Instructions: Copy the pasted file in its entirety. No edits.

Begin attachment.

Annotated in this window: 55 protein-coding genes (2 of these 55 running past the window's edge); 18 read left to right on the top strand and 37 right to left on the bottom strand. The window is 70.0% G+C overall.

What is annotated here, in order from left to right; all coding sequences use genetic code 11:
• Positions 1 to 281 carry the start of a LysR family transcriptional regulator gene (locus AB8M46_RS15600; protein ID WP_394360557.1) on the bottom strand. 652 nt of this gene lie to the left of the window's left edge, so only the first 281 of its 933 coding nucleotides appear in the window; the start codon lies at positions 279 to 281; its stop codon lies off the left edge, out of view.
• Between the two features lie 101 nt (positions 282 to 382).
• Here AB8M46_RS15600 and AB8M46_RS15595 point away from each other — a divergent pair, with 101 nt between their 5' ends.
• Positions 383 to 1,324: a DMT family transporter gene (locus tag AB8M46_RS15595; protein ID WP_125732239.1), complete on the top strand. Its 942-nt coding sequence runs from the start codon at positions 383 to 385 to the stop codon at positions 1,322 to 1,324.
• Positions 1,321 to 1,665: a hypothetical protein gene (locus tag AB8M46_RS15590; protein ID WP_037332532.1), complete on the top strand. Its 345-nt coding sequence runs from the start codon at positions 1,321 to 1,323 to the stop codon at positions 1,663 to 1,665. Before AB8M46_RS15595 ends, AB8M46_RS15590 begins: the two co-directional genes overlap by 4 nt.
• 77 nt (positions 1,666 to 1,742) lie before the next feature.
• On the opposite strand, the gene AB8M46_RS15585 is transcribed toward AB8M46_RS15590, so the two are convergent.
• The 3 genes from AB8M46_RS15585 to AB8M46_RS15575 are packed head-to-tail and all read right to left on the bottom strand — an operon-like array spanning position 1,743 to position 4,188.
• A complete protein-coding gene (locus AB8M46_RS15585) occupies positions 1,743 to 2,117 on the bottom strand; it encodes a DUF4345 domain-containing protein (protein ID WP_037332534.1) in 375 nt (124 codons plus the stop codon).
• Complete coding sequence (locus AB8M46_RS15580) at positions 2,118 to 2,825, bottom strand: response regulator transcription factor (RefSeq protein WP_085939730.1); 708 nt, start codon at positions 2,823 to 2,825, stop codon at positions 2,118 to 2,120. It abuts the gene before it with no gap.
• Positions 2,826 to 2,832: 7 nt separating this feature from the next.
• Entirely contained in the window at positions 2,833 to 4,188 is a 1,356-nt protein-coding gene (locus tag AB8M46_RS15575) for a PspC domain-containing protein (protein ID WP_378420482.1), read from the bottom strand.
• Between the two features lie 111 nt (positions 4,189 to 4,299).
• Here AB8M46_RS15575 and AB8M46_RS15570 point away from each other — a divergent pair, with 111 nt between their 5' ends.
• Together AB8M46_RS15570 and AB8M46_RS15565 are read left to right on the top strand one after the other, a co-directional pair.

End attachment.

Annotated in this window: 55 protein-coding genes (2 of these 55 running past the window's edge); 18 read left to right on the top strand and 37 right to left on the bottom strand. The window is 70.0% G+C overall.

What is annotated here, in order from left to right; all coding sequences use genetic code 11:
• Positions 1 to 281 carry the start of a LysR family transcriptional regulator gene (locus AB8M46_RS15600; protein ID WP_394360557.1) on the bottom strand. 652 nt of this gene lie to the left of the window's left edge, so only the first 281 of its 933 coding nucleotides appear in the window; the start codon lies at positions 279 to 281; its stop codon lies off the left edge, out of view.
• Between the two features lie 101 nt (positions 282 to 382).
• Here AB8M46_RS15600 and AB8M46_RS15595 point away from each other — a divergent pair, with 101 nt between their 5' ends.
• Positions 383 to 1,324: a DMT family transporter gene (locus tag AB8M46_RS15595; protein ID WP_125732239.1), complete on the top strand. Its 942-nt coding sequence runs from the start codon at positions 383 to 385 to the stop codon at positions 1,322 to 1,324.
• Positions 1,321 to 1,665: a hypothetical protein gene (locus tag AB8M46_RS15590; protein ID WP_037332532.1), complete on the top strand. Its 345-nt coding sequence runs from the start codon at positions 1,321 to 1,323 to the stop codon at positions 1,663 to 1,665. Before AB8M46_RS15595 ends, AB8M46_RS15590 begins: the two co-directional genes overlap by 4 nt.
• 77 nt (positions 1,666 to 1,742) lie before the next feature.
• On the opposite strand, the gene AB8M46_RS15585 is transcribed toward AB8M46_RS15590, so the two are convergent.
• The 3 genes from AB8M46_RS15585 to AB8M46_RS15575 are packed head-to-tail and all read right to left on the bottom strand — an operon-like array spanning position 1,743 to position 4,188.
• A complete protein-coding gene (locus AB8M46_RS15585) occupies positions 1,743 to 2,117 on the bottom strand; it encodes a DUF4345 domain-containing protein (protein ID WP_037332534.1) in 375 nt (124 codons plus the stop codon).
• Complete coding sequence (locus AB8M46_RS15580) at positions 2,118 to 2,825, bottom strand: response regulator transcription factor (RefSeq protein WP_085939730.1); 708 nt, start codon at positions 2,823 to 2,825, stop codon at positions 2,118 to 2,120. It abuts the gene before it with no gap.
• Positions 2,826 to 2,832: 7 nt separating this feature from the next.
• Entirely contained in the window at positions 2,833 to 4,188 is a 1,356-nt protein-coding gene (locus tag AB8M46_RS15575) for a PspC domain-containing protein (protein ID WP_378420482.1), read from the bottom strand.
• Between the two features lie 111 nt (positions 4,189 to 4,299).
• Here AB8M46_RS15575 and AB8M46_RS15570 point away from each other — a divergent pair, with 111 nt between their 5' ends.
• Together AB8M46_RS15570 and AB8M46_RS15565 are read left to right on the top strand one after the other, a co-directional pair.